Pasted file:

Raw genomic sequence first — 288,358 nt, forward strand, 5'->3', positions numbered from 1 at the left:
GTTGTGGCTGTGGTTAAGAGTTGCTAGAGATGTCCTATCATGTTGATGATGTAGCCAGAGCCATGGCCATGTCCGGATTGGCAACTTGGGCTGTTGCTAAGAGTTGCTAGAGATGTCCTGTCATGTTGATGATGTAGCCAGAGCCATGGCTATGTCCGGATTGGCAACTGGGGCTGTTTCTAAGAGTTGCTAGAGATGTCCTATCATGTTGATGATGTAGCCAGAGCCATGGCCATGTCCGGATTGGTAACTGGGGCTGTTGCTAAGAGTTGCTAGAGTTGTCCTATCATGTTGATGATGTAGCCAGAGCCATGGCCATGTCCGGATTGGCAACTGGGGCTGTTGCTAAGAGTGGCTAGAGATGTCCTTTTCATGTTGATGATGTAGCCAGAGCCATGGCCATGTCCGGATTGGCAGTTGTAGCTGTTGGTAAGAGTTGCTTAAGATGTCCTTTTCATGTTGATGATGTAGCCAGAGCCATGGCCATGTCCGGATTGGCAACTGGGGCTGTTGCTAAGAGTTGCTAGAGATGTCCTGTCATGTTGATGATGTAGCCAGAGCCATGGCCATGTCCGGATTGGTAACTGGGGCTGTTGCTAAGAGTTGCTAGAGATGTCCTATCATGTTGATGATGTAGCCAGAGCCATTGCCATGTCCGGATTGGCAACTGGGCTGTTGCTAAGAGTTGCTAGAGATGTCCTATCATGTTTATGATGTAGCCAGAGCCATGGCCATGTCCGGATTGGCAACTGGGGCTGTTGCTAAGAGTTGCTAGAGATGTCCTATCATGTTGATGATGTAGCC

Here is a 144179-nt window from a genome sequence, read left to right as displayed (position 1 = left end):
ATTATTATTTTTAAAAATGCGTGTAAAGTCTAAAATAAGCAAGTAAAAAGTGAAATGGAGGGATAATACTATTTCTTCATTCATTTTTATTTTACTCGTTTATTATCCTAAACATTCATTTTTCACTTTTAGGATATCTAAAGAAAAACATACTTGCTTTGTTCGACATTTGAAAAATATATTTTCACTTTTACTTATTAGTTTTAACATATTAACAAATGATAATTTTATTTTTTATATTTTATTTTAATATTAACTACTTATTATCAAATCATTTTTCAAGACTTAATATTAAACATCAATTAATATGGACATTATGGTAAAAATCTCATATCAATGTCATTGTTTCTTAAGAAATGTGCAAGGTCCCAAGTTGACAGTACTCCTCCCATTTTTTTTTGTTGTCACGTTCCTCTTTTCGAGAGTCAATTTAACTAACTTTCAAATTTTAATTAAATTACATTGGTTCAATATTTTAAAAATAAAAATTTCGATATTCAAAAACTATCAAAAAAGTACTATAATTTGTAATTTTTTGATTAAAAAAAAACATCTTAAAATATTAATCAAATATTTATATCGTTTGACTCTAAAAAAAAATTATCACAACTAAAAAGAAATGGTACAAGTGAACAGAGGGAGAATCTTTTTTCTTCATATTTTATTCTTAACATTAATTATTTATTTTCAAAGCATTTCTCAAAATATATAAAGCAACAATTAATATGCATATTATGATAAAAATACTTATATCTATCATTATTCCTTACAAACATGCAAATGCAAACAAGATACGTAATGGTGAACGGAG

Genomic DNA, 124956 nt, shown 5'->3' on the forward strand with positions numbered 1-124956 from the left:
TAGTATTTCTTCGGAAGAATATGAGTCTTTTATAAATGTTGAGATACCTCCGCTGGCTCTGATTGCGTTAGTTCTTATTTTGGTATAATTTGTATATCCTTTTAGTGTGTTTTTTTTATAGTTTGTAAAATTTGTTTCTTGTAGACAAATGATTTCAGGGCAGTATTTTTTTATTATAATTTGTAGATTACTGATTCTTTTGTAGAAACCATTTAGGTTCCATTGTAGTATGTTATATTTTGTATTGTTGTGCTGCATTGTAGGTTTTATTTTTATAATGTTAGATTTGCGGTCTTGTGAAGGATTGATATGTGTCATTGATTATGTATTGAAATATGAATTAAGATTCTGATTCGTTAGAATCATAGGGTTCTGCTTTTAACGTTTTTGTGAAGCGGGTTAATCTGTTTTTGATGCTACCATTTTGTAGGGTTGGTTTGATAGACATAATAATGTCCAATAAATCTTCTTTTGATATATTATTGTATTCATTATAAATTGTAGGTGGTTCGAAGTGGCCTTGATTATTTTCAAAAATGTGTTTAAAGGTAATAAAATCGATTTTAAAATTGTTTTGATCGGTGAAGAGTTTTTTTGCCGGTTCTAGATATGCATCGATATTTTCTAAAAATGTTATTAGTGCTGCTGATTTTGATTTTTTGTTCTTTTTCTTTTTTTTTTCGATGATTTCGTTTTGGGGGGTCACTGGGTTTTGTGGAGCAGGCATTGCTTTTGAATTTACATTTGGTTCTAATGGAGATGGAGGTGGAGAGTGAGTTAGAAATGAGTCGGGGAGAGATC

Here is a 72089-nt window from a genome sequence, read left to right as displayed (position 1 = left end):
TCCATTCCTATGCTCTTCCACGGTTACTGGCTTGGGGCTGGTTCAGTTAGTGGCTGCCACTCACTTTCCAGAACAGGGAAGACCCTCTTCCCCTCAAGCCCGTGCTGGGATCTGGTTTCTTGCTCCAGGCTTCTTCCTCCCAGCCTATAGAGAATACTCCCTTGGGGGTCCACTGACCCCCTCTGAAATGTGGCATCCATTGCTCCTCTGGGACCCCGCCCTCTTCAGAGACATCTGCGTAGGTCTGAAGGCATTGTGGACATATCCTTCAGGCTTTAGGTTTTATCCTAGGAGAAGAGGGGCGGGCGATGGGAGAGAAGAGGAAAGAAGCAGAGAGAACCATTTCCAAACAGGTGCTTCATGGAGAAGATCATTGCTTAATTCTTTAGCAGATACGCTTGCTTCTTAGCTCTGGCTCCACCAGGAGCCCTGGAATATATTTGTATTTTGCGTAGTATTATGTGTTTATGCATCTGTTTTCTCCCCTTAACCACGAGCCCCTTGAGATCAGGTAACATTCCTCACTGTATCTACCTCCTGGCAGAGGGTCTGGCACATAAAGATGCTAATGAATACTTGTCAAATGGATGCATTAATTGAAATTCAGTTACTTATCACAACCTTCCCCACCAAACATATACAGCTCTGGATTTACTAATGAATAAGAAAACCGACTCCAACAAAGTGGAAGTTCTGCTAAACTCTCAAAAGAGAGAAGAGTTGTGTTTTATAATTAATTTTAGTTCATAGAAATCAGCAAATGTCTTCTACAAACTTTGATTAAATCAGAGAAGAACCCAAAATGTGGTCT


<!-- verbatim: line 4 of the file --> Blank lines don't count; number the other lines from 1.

ATTATTATTTTTAAAAATGCGTGTAAAGTCTAAAATAAGCAAGTAAAAAGTGAAATGGAGGGATAATACTATTTCTTCATTCATTTTTATTTTACTCGTTTATTATCCTAAACATTCATTTTTCACTTTTAGGATATCTAAAGAAAAACATACTTGCTTTGTTCGACATTTGAAAAATATATTTTCACTTTTACTTATTAGTTTTAACATATTAACAAATGATAATTTTATTTTTTATATTTTATTTTAATATTAACTACTTATTATCAAATCATTTTTCAAGACTTAATATTAAACATCAATTAATATGGACATTATGGTAAAAATCTCATATCAATGTCATTGTTTCTTAAGAAATGTGCAAGGTCCCAAGTTGACAGTACTCCTCCCATTTTTTTTTGTTGTCACGTTCCTCTTTTCGAGAGTCAATTTAACTAACTTTCAAATTTTAATTAAATTACATTGGTTCAATATTTTAAAAATAAAAATTTCGATATTCAAAAACTATCAAAAAAGTACTATAATTTGTAATTTTTTGATTAAAAAAAAACATCTTAAAATATTAATCAAATATTTATATCGTTTGACTCTAAAAAAAAATTATCACAACTAAAAAGAAATGGTACAAGTGAACAGAGGGAGAATCTTTTTTCTTCATATTTTATTCTTAACATTAATTATTTATTTTCAAAGCATTTCTCAAAATATATAAAGCAACAATTAATATGCATATTATGATAAAAATACTTATATCTATCATTATTCCTTACAAACATGCAAATGCAAACAAGATACGTAATGGTGAACGGAG